Comics A.M. | Cartoonist Peter Woolcock passes away

Passings | Bermuda-based cartoonist Peter Woolcock died Wednesday after being struck by a car as he was walking to the office of The Royal Gazette to deliver his weekly cartoon. He was 88. Born and raised on a farm in Argentina, Woolcock served on a British tank crew in World War II (during which time he also kept a sketchbook) and worked as a cartoonist and illustrator for almost 60 years, first for children's magazines in the United Kingdom and then, after moving in 1981 to Bermuda, as an editorial cartoonist. Both his editors and the politicians he depicted have kind things to say in this lengthy obituary, which notes that his final cartoon was about San Diego losing the bid to host the America's Cup. [The Royal Gazette]

Creators | Candorville cartoonist Darrin Bell talks about the political cartoons he drew in response to the non-indictments of the police officers in the Michael Brown and Eric Garner cases, as well as his own experiences as a black man who got "the talk" when he was 6 or 7 years old and will some day have to give it to his own son. [Comic Riffs]

Creators | Olivier Schrauwen discusses his graphic novel, Arsène Schrauwen, and his other work. [Paste]

Manga | Not only is Attack on Titan the second bestselling manga in Japan, it's also the top-selling manga in used bookstores, according to a list released by the Book-Off chain. The No. 2 slot is held by Thermae Romae, and the third bestseller is One Piece. [Anime News Network]

Libraries | Columbia University's Rare Book and Manuscript Library has acquired the Dennis Ryan editorial cartoon collection, which includes more than 2,100 works of original cartoon art dating from the 1880s to the early 1990s by creators such as Thomas Nast, Winsor McCay and Frederick Opper. [Columbia University Libraries Information Services]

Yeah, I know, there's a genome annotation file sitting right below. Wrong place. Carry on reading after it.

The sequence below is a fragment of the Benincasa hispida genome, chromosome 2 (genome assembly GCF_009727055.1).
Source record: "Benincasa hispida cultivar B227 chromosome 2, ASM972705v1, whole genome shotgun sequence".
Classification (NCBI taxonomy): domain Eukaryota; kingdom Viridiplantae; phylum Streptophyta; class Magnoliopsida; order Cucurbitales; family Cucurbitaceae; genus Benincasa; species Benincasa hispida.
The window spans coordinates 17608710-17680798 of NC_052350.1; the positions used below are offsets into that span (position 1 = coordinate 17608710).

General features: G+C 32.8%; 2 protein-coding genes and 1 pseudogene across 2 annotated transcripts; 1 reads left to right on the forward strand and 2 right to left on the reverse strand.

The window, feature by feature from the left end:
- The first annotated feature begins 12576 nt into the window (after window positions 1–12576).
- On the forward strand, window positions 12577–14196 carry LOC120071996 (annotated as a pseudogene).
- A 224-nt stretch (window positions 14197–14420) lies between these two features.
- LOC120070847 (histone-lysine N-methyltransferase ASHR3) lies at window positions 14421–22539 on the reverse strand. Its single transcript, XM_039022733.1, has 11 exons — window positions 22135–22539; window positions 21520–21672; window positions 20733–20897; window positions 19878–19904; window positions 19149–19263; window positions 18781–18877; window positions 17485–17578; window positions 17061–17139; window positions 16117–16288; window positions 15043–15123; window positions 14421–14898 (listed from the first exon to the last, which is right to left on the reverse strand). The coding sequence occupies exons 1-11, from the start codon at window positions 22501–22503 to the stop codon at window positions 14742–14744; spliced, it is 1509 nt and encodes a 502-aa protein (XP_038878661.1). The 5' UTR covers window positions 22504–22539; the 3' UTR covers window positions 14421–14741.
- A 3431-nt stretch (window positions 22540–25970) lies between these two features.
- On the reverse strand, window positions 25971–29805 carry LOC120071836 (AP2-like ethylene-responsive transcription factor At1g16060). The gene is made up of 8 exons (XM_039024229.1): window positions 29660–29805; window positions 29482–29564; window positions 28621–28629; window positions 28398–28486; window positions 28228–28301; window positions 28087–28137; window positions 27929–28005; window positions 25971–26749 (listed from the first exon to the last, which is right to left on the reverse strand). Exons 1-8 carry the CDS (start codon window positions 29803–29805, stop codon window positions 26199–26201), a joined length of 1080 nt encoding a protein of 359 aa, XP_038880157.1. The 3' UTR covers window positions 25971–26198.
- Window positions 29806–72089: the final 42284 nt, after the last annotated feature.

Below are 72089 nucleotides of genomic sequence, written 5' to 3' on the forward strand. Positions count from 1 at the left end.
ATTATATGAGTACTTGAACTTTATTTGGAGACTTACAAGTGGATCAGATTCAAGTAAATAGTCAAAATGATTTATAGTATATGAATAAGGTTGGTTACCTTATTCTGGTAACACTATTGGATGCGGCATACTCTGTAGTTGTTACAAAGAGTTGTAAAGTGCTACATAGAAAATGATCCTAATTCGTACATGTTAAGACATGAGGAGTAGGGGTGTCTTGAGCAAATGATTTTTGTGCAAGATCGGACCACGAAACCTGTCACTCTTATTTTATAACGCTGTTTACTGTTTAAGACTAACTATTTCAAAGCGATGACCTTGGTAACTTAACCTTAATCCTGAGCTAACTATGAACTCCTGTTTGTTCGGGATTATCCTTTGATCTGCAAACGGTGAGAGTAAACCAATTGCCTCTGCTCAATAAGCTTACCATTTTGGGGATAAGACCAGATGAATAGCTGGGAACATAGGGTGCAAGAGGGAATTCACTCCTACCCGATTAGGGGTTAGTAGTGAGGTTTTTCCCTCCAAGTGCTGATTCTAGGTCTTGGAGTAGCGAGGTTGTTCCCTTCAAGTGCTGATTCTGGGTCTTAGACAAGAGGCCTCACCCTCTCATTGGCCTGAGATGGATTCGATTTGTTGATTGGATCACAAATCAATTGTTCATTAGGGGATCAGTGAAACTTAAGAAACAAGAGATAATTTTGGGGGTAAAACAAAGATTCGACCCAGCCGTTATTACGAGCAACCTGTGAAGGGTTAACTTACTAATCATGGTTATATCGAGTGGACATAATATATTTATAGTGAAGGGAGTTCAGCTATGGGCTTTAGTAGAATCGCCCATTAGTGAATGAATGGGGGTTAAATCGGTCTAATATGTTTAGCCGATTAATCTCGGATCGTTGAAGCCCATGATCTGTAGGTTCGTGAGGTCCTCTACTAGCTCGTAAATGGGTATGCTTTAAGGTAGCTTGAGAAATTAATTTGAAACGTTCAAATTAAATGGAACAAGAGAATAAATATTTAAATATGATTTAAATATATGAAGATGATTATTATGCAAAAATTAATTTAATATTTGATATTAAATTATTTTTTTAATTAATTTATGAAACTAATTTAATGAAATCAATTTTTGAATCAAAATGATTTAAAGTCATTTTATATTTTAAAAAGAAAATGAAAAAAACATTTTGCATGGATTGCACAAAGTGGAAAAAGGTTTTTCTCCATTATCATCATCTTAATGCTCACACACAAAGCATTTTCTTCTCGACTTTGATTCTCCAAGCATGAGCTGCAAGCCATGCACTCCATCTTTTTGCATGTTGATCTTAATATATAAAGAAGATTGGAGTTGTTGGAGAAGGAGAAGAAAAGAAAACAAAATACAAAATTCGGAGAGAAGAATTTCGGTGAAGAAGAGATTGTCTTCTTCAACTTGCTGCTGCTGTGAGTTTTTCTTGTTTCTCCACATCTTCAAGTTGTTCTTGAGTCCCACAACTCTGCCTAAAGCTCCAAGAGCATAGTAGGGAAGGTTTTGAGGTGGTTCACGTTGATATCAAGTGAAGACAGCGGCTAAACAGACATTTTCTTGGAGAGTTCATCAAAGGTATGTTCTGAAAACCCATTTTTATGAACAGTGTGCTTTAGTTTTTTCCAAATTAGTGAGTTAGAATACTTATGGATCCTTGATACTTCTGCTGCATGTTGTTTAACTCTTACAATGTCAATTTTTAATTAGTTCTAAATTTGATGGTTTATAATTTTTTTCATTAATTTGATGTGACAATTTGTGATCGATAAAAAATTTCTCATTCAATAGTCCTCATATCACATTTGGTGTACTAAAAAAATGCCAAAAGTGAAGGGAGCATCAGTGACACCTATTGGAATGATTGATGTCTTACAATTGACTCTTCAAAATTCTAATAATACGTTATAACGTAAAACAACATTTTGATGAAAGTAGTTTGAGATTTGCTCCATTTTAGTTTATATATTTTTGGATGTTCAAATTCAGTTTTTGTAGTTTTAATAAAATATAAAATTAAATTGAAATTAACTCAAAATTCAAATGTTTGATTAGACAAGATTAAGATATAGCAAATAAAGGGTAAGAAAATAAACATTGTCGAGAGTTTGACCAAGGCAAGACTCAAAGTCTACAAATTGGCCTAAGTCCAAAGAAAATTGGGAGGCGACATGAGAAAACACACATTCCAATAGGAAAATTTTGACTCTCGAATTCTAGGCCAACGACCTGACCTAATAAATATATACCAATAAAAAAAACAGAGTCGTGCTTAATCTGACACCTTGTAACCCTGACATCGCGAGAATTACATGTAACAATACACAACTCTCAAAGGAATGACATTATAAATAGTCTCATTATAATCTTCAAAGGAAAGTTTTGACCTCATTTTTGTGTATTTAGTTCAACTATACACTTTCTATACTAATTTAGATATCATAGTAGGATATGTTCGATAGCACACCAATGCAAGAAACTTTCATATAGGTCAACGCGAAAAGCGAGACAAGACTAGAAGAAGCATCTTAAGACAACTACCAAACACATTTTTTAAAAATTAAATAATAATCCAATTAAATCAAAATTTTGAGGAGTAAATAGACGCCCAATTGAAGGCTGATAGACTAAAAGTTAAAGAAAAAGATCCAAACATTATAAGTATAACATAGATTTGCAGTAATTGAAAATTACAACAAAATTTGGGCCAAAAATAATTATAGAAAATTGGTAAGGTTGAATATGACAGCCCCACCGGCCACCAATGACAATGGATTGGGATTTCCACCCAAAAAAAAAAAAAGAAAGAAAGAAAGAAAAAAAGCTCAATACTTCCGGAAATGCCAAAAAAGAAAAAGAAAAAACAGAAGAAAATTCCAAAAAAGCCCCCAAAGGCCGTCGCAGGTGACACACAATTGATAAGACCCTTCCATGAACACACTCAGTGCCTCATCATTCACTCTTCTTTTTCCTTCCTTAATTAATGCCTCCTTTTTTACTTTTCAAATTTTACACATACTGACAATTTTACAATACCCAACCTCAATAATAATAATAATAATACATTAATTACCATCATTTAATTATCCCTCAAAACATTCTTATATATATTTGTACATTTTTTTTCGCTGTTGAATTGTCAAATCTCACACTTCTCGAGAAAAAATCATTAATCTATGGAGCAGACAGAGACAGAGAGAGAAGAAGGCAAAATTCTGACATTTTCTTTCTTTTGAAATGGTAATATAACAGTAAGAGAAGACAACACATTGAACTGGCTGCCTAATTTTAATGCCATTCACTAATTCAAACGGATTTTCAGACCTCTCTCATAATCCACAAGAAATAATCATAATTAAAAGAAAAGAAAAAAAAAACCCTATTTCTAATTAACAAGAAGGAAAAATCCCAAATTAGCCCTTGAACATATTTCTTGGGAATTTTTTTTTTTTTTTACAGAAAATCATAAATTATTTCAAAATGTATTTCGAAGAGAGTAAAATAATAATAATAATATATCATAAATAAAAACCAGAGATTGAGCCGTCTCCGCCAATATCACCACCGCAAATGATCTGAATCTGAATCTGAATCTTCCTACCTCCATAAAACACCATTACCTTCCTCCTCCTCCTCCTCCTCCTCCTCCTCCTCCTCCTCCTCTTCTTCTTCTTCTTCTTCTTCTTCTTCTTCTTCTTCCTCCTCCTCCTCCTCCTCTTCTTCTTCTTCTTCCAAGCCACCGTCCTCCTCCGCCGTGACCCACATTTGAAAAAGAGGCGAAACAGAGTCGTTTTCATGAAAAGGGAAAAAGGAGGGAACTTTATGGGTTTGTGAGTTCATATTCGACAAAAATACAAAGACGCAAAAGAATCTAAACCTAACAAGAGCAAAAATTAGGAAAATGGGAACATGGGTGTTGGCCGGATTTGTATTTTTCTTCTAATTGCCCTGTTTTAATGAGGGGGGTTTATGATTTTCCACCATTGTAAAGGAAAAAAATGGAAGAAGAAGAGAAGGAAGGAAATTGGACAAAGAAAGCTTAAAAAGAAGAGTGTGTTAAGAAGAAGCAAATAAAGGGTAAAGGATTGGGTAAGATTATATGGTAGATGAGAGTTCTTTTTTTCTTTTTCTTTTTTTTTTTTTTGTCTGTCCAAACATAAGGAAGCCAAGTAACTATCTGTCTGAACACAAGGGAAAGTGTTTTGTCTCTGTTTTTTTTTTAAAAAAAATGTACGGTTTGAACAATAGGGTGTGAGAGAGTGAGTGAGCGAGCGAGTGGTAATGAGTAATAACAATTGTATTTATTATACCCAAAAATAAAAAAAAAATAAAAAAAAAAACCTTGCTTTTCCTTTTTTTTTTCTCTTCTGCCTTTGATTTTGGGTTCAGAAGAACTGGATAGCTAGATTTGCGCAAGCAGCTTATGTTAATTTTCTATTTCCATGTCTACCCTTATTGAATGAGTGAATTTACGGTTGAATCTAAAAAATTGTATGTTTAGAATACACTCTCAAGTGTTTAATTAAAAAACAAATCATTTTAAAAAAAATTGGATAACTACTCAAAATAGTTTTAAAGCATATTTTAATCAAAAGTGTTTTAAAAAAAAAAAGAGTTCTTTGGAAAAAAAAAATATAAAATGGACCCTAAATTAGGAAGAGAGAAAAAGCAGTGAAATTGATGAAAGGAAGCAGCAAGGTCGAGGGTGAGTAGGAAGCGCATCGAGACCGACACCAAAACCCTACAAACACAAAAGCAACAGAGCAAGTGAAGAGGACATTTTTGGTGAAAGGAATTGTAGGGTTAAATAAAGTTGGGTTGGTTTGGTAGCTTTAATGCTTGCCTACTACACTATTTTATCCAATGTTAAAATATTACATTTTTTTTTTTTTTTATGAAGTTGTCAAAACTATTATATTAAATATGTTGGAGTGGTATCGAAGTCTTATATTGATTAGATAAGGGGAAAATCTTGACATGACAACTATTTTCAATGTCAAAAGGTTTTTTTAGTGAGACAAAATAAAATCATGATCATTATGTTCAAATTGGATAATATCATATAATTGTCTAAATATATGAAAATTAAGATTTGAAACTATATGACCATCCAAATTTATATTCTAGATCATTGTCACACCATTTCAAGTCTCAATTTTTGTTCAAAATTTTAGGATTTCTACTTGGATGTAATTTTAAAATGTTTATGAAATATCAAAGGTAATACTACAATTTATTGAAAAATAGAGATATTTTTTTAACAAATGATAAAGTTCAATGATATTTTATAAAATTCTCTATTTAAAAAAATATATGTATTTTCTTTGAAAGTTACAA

Education | Students in Ryan Claytor's visual narrative class at Michigan State University and the University of Michigan-Flint create a complete graphic novel in the course of a semester, starting with blank paper and ending up with a finished minicomic. The semester concludes with a minicomic convention at the local comic shop Hollow Mountain Comics. Claytor says the class focuses more on visual storytelling than on artistic niceties: "It’s all about clear, concise storytelling. If you’ve got the gumption to create comics, you can (tell a story)." [Lansing City Pulse]

Retailing | Tate's Comics of Lauderhill, Florida, is putting its own spin on a Christmas tradition with "Ugly Sweater Sunday": Anyone who wears an ugly sweater to the store this Sunday will get a 10 percent discount, although staffer Anthony Ruiz cautions, "The sweater has to really be horrific to count." Don't have an ugly sweater? The store has created an ugly-sweater T-shirt, and they will even print the design on one of your T-shirts for free. [Broward/Palm Beach New Times]

Conventions | Frank Santoro writes about the great time he had at Cleveland's Ghengis Con, tabling next to John Porcellino. [The Comics Journal]

Conventions | Grant Stoye files a final report on this year's Grand Rapids Comic Con and finds that it was good. [WOOD]

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